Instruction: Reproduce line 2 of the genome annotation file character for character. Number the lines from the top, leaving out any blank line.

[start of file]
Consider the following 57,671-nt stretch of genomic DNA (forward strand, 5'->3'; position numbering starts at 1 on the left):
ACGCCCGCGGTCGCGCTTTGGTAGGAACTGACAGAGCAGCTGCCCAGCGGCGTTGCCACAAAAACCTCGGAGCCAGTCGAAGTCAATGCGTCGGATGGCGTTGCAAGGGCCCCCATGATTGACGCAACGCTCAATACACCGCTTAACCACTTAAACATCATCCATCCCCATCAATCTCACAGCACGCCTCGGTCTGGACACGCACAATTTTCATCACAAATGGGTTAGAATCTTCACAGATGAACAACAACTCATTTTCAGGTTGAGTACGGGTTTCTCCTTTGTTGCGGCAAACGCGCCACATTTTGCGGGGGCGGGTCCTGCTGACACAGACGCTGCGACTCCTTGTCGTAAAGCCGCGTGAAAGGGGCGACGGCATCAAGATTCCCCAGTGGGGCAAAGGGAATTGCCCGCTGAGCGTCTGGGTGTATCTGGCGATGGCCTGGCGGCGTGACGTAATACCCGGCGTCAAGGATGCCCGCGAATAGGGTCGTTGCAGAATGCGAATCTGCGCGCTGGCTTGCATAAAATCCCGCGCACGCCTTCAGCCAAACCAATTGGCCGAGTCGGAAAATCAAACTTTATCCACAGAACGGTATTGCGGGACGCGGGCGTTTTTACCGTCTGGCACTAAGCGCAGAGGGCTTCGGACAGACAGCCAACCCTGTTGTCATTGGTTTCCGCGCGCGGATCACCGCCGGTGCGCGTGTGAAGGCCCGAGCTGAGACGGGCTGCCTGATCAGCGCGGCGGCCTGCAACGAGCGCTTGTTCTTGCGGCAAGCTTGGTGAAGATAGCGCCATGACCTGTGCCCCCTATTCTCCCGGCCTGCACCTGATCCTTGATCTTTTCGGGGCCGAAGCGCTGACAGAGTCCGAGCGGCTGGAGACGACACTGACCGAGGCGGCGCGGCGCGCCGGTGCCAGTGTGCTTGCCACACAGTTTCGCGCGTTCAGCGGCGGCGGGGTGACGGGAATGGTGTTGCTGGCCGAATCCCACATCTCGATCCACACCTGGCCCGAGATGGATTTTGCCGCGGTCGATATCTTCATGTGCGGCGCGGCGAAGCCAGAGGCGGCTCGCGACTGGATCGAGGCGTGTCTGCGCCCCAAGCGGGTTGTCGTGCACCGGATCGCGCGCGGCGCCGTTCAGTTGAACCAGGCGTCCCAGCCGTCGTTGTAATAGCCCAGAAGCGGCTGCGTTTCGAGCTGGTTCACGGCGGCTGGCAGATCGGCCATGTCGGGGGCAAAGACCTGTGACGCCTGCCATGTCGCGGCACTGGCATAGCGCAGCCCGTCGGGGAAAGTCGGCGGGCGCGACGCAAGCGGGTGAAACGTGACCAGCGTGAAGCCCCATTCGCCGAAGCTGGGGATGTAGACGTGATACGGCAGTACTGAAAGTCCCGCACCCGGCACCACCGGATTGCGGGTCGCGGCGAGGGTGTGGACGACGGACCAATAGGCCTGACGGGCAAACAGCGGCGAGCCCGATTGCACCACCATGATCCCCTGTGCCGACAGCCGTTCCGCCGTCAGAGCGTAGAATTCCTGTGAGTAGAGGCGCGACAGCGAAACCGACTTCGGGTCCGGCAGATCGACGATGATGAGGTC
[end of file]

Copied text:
ACGCCCGCGGTCGCGCTTTGGTAGGAACTGACAGAGCAGCTGCCCAGCGGCGTTGCCACAAAAACCTCGGAGCCAGTCGAAGTCAATGCGTCGGATGGCGTTGCAAGGGCCCCCATGATTGACGCAACGCTCAATACACCGCTTAACCACTTAAACATCATCCATCCCCATCAATCTCACAGCACGCCTCGGTCTGGACACGCACAATTTTCATCACAAATGGGTTAGAATCTTCACAGATGAACAACAACTCATTTTCAGGTTGAGTACGGGTTTCTCCTTTGTTGCGGCAAACGCGCCACATTTTGCGGGGGCGGGTCCTGCTGACACAGACGCTGCGACTCCTTGTCGTAAAGCCGCGTGAAAGGGGCGACGGCATCAAGATTCCCCAGTGGGGCAAAGGGAATTGCCCGCTGAGCGTCTGGGTGTATCTGGCGATGGCCTGGCGGCGTGACGTAATACCCGGCGTCAAGGATGCCCGCGAATAGGGTCGTTGCAGAATGCGAATCTGCGCGCTGGCTTGCATAAAATCCCGCGCACGCCTTCAGCCAAACCAATTGGCCGAGTCGGAAAATCAAACTTTATCCACAGAACGGTATTGCGGGACGCGGGCGTTTTTACCGTCTGGCACTAAGCGCAGAGGGCTTCGGACAGACAGCCAACCCTGTTGTCATTGGTTTCCGCGCGCGGATCACCGCCGGTGCGCGTGTGAAGGCCCGAGCTGAGACGGGCTGCCTGATCAGCGCGGCGGCCTGCAACGAGCGCTTGTTCTTGCGGCAAGCTTGGTGAAGATAGCGCCATGACCTGTGCCCCCTATTCTCCCGGCCTGCACCTGATCCTTGATCTTTTCGGGGCCGAAGCGCTGACAGAGTCCGAGCGGCTGGAGACGACACTGACCGAGGCGGCGCGGCGCGCCGGTGCCAGTGTGCTTGCCACACAGTTTCGCGCGTTCAGCGGCGGCGGGGTGACGGGAATGGTGTTGCTGGCCGAATCCCACATCTCGATCCACACCTGGCCCGAGATGGATTTTGCCGCGGTCGATATCTTCATGTGCGGCGCGGCGAAGCCAGAGGCGGCTCGCGACTGGATCGAGGCGTGTCTGCGCCCCAAGCGGGTTGTCGTGCACCGGATCGCGCGCGGCGCCGTTCAGTTGAACCAGGCGTCCCAGCCGTCGTTGTAATAGCCCAGAAGCGGCTGCGTTTCGAGCTGGTTCACGGCGGCTGGCAGATCGGCCATGTCGGGGGCAAAGACCTGTGACGCCTGCCATGTCGCGGCACTGGCATAGCGCAGCCCGTCGGGGAAAGTCGGCGGGCGCGACGCAAGCGGGTGAAACGTGACCAGCGTGAAGCCCCATTCGCCGAAGCTGGGGATGTAGACGTGATACGGCAGTACTGAAAGTCCCGCACCCGGCACCACCGGATTGCGGGTCGCGGCGAGGGTGTGGACGACGGACCAATAGGCCTGACGGGCAAACAGCGGCGAGCCCGATTGCACCACCATGATCCCCTGTGCCGACAGCCGTTCCGCCGTCAGAGCGTAGAATTCCTGTGAGTAGAGGCGCGACAGCGAAACCGACTTCGGGTCCGGCAGATCGACGATGATGAGGTC